Something else which is often used as a preventative measure is neem oil. A regular application of this to the leaves and stems of most vegetables will deter a whole host of insect pests, among them aphids, asparagus beetles, potato bugs, and of course flea beetles, as well as many others. The neem cakes that result from the pressing of neem seeds to make the oil are also useful to work into the top of your soil, as they can deter flea beetles from overwintering in your garden bed.
An azadirachtin spray offers a distilled form of the azadirachtin oils that make neem oil such an effective repellent. I recommend Azatrol EC, which is very pure and needs to be thoroughly diluted per the directions before use.
Frequently Asked Questions
Q: Flea beetles attacking whenever the row cover comes off, help!
A: As long as you’re not a commercial grower, you can likely hand-pollinate your plants and leave the floating row cover in place. It takes a bit more time, but use a Q-tip and gently swab the inside of one flower, then move to the next, and so on and so on. That will ensure your plants are pollinated, all while keeping the flea beetles away.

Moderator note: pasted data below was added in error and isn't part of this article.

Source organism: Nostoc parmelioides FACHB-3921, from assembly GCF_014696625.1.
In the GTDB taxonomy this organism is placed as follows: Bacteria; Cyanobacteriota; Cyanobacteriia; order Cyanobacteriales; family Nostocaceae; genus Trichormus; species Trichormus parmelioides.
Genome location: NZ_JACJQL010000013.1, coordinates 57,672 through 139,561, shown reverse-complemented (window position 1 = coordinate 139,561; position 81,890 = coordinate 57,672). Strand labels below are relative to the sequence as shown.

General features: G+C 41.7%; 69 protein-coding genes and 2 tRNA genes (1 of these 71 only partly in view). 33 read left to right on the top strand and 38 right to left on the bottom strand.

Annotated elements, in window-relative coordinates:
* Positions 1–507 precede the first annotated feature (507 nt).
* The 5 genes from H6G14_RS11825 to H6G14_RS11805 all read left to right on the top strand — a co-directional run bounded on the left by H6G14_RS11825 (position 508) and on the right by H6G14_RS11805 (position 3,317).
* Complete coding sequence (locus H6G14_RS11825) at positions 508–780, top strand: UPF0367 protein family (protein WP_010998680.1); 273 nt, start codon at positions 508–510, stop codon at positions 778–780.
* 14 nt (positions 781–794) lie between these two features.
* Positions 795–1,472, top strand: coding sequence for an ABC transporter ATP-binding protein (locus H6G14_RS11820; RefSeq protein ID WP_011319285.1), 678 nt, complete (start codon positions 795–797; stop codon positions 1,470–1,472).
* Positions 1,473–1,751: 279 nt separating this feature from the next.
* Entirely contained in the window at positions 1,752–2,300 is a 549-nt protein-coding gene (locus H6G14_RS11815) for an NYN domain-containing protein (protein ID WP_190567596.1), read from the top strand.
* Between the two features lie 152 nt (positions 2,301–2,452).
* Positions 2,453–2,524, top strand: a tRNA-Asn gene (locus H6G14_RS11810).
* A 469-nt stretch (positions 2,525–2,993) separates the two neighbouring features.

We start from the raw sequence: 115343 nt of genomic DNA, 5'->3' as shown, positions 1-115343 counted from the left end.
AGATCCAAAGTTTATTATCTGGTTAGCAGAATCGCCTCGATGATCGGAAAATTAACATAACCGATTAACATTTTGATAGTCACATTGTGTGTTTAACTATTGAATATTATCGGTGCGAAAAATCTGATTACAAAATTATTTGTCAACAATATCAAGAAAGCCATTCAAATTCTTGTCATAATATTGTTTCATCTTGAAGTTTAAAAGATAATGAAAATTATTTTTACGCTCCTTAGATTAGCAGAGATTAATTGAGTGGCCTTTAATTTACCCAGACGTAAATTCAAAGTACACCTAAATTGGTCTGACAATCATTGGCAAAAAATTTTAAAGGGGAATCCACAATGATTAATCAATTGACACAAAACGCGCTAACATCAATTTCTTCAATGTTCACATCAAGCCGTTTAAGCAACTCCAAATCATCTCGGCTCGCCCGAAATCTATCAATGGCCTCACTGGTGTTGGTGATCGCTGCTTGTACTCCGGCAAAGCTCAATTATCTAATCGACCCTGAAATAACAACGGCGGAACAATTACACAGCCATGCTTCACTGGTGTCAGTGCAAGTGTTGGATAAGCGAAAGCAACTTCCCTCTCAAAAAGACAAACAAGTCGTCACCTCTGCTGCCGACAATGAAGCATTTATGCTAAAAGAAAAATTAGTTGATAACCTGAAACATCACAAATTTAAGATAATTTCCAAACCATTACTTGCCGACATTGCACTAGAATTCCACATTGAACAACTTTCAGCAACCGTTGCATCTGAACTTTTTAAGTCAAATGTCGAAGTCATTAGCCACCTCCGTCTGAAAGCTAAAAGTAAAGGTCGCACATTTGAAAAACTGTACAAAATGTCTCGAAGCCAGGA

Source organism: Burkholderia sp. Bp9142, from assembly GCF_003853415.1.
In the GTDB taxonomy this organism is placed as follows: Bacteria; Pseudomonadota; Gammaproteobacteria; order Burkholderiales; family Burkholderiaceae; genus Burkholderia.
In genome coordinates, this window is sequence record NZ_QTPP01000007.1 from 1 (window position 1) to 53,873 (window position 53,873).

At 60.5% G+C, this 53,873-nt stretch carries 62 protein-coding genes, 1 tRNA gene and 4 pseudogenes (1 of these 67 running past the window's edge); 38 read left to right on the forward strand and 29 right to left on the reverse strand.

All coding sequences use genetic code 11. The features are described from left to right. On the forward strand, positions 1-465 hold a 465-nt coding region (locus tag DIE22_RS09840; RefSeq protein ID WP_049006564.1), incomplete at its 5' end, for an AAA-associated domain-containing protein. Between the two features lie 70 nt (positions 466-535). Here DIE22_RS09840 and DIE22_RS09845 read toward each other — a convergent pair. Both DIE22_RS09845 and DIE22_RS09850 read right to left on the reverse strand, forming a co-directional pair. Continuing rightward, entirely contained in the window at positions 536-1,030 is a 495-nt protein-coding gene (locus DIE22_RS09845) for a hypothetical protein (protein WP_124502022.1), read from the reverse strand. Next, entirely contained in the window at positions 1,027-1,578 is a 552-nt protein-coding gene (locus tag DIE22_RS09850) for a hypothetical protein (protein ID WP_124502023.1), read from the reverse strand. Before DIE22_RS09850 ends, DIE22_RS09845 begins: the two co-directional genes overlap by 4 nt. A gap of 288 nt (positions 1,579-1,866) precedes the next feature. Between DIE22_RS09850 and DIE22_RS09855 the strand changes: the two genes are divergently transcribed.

Q: There are flea beetles killing my lawn. What can I do?
A: For something as large as a lawn, you’re likely going to need to use something like a pyrethrin spray to eliminate the flea beetles. There’s just too much space to cover to opt for preventative measures, and powders like diatomaceous earth are going to get knocked off the grass whenever someone walks over it or whenever you water.
Have you found the answer to eliminating these tiny jumping beetles from all of this? I sure hope so! Have you ever found flea beetles attacking your plants, and if so, was it one of the varieties I’ve mentioned or another one? Let me know in the comments!